Fed's Sudden Balance-Sheet Shift Attracts Criticism
(Bloomberg) -- The Federal Reserve may be ready to halt the unwind of its $4 trillion balance sheet later this year, yet some market watchers have expressed dismay at the central bank’s decision.
An account of the Federal Open Market Committee’s January policy meeting released on Wednesday showed that almost all officials wanted to halt the balance sheet runoff in 2019. But not all market observers are convinced about the central bank’s justification for ending the unwind, which only reached peak pace within the past five months.
While the Fed paid a lot of attention in the meeting minutes to December’s market ructions and noted the concerns of some investors about potential tightening of financial conditions, it also said the ongoing balance-sheet reduction had been proceeding smoothly for more than a year, “with no significant effects on financial markets.”
“The bottom line is that the FOMC is on track to curtail the normalization of the balance sheet without providing any solid reasoning for doing so,” Jefferies economists Ward McCarthy and Thomas Simons wrote in a note to clients on Wednesday.
The change constitutes a shift in the Fed’s approach to the rundown, which Fed Chairman Jerome Powell described as recently as December as being on “automatic pilot.” His comments back then, which followed the final policy meeting of 2018, provided fuel for a four-day sell-off in U.S. equities. Since then, the Fed has emphasized a message of patience on interest rates in addition to tempering its balance-sheet stance, and the S&P 500 Index is currently up more than 10 percent this year.
“They clearly got spooked,” said Peter Boockvar, Chief Investment officer at Bleakley Financial Group. “But they should never have assumed that the tightening of monetary policy was going to be smooth and pain free.”
Here’s more on what some observers had to say about about the shift in the Fed’s balance-sheet approach:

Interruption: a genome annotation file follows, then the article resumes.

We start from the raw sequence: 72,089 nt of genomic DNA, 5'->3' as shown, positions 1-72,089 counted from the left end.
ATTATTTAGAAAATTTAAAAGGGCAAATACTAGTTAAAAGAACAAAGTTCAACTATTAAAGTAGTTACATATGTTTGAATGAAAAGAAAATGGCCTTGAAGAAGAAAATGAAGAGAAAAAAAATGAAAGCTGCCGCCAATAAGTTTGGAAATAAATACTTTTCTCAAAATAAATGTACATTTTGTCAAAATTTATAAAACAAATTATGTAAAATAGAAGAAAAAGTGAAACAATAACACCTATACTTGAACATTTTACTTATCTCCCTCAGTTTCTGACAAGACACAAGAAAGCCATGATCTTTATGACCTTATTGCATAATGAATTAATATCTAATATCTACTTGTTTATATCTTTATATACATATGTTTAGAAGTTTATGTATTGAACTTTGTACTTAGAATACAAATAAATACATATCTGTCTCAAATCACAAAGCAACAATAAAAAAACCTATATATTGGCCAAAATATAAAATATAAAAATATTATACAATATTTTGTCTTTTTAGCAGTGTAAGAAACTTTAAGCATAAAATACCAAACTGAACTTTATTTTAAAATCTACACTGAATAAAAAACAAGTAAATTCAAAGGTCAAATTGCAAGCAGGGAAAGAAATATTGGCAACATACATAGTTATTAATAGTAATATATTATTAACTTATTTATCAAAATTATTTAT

FTN Financial (Jim Vogel)
- Fed balance-sheet developments fall into the “whiplash category,” not because holding more assets is a surprise, but “due to the announcement’s timing,” because it was only in the final quarter of 2018 that the run-off “hit its full stride”
- “Five months later, it appears it’s curtains for quantitative tightening”
- “Right now we know more about market psychology than about the actual impact of the change.”
Bleakley Financial Group (Boockvar)
- While the Fed had room for its current pause in interest-rate hikes because of the economic slowdown overseas, “it should be clear to everyone that they are mostly beholden to asset prices,” Boockvar wrote in a note Wednesday, pointing to both equity markets and credit spreads
- “It is policy that they tied themselves to on the upside,” Boockvar said, noting that former Fed chief Ben Bernanke had specifically written and talked about that. “And now they have to deal with the consequences on the downside”
RBC Capital Markets (Elsa Lignos)
- The Fed may be justified in pausing while uncertainty is high; inflation is well behaved and tight labor markets aren’t “yet feeding a wage-price spiral”
- But based on this and a lot of other evidence, “it’s very hard to make the case that the Fed has over-tightened”
Jefferies (McCarthy and Simons)
- The FOMC minutes suggest a “very significant lack of understanding” of the relationship between the size of the Fed’s balance sheet and the economy and “between the balance sheet and the behavior of the money markets”
- “In case you suffered from the delusion that the Fed is carefully calibrating what the normalized size of the balance sheet should be,” minutes make it clear that policy markets are using the “roughest of approximations”
- “It seems that the goal with balance sheet normalization was to reduce the size only until there was a noticeable impact on financial markets”
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